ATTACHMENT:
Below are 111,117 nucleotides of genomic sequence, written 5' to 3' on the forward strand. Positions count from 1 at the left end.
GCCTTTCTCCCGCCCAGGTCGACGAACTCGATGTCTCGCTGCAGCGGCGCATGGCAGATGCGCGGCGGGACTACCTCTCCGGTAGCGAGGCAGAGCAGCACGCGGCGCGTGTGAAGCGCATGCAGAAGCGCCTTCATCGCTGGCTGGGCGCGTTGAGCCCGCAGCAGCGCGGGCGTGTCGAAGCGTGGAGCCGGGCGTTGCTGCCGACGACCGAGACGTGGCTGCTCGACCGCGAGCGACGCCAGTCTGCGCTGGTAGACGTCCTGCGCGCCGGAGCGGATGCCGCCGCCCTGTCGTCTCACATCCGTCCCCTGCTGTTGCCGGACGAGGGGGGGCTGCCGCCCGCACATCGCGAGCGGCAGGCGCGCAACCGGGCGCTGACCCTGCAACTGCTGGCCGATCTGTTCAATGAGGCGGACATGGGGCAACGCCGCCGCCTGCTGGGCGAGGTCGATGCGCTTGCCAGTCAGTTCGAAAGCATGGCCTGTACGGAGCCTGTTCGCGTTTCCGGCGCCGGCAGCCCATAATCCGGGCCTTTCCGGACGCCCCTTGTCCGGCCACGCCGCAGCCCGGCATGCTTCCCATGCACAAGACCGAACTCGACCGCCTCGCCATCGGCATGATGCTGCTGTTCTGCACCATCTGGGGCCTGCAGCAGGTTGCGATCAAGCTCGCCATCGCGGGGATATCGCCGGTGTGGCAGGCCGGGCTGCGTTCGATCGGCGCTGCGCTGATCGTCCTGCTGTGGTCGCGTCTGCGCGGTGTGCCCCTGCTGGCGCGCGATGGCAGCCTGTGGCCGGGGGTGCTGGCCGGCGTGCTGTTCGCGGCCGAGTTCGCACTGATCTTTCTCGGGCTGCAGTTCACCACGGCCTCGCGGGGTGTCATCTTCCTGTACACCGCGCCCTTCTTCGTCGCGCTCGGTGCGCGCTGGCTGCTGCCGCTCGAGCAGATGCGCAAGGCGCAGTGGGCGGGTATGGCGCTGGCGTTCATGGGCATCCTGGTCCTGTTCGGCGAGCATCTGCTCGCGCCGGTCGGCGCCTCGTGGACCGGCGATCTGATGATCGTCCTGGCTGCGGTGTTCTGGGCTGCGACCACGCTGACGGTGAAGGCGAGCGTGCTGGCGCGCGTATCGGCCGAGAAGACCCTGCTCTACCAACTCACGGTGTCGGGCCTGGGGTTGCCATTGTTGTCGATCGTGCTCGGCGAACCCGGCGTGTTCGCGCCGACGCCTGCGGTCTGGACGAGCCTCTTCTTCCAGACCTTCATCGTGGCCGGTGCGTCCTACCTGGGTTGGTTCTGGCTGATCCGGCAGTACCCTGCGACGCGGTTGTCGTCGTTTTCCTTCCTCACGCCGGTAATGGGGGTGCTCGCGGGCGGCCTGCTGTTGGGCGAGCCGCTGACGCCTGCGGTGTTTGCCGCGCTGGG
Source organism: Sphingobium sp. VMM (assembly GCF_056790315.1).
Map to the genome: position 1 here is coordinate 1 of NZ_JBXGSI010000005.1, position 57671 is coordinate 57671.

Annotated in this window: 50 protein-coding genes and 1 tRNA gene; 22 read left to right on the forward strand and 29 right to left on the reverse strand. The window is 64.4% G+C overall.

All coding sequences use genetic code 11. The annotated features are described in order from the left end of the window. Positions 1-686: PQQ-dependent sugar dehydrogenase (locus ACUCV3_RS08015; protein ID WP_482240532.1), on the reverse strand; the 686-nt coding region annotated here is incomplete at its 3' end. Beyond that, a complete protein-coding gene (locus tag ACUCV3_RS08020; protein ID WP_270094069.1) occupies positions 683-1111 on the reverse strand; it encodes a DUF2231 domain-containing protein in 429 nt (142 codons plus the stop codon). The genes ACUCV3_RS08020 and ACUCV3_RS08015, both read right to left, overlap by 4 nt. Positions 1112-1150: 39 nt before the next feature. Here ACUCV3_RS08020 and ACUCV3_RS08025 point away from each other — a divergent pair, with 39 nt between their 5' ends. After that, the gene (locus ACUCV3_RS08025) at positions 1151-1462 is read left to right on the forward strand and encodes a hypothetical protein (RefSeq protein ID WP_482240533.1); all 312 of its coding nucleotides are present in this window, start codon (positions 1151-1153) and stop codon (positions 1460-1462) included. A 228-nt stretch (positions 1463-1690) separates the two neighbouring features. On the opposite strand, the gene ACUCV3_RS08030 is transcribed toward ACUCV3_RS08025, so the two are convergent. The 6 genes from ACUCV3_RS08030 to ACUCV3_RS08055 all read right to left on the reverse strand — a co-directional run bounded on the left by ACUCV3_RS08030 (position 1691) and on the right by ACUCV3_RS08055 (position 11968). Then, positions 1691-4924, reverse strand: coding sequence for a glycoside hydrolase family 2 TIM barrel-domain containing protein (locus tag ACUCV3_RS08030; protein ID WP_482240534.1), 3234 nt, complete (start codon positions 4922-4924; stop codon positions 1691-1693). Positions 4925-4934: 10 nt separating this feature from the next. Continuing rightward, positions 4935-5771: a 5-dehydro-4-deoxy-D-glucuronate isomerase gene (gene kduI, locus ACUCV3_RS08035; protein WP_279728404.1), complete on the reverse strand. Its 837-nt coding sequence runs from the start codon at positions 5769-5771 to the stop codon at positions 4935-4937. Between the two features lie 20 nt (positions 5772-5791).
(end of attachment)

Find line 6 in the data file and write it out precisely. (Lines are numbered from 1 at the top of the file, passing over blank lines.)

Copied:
All coding sequences use genetic code 11. The annotated features are described in order from the left end of the window. Positions 1-686: PQQ-dependent sugar dehydrogenase (locus ACUCV3_RS08015; protein ID WP_482240532.1), on the reverse strand; the 686-nt coding region annotated here is incomplete at its 3' end. Beyond that, a complete protein-coding gene (locus tag ACUCV3_RS08020; protein ID WP_270094069.1) occupies positions 683-1111 on the reverse strand; it encodes a DUF2231 domain-containing protein in 429 nt (142 codons plus the stop codon). The genes ACUCV3_RS08020 and ACUCV3_RS08015, both read right to left, overlap by 4 nt. Positions 1112-1150: 39 nt before the next feature. Here ACUCV3_RS08020 and ACUCV3_RS08025 point away from each other — a divergent pair, with 39 nt between their 5' ends. After that, the gene (locus ACUCV3_RS08025) at positions 1151-1462 is read left to right on the forward strand and encodes a hypothetical protein (RefSeq protein ID WP_482240533.1); all 312 of its coding nucleotides are present in this window, start codon (positions 1151-1153) and stop codon (positions 1460-1462) included. A 228-nt stretch (positions 1463-1690) separates the two neighbouring features. On the opposite strand, the gene ACUCV3_RS08030 is transcribed toward ACUCV3_RS08025, so the two are convergent. The 6 genes from ACUCV3_RS08030 to ACUCV3_RS08055 all read right to left on the reverse strand — a co-directional run bounded on the left by ACUCV3_RS08030 (position 1691) and on the right by ACUCV3_RS08055 (position 11968). Then, positions 1691-4924, reverse strand: coding sequence for a glycoside hydrolase family 2 TIM barrel-domain containing protein (locus tag ACUCV3_RS08030; protein ID WP_482240534.1), 3234 nt, complete (start codon positions 4922-4924; stop codon positions 1691-1693). Positions 4925-4934: 10 nt separating this feature from the next. Continuing rightward, positions 4935-5771: a 5-dehydro-4-deoxy-D-glucuronate isomerase gene (gene kduI, locus ACUCV3_RS08035; protein WP_279728404.1), complete on the reverse strand. Its 837-nt coding sequence runs from the start codon at positions 5769-5771 to the stop codon at positions 4935-4937. Between the two features lie 20 nt (positions 5772-5791).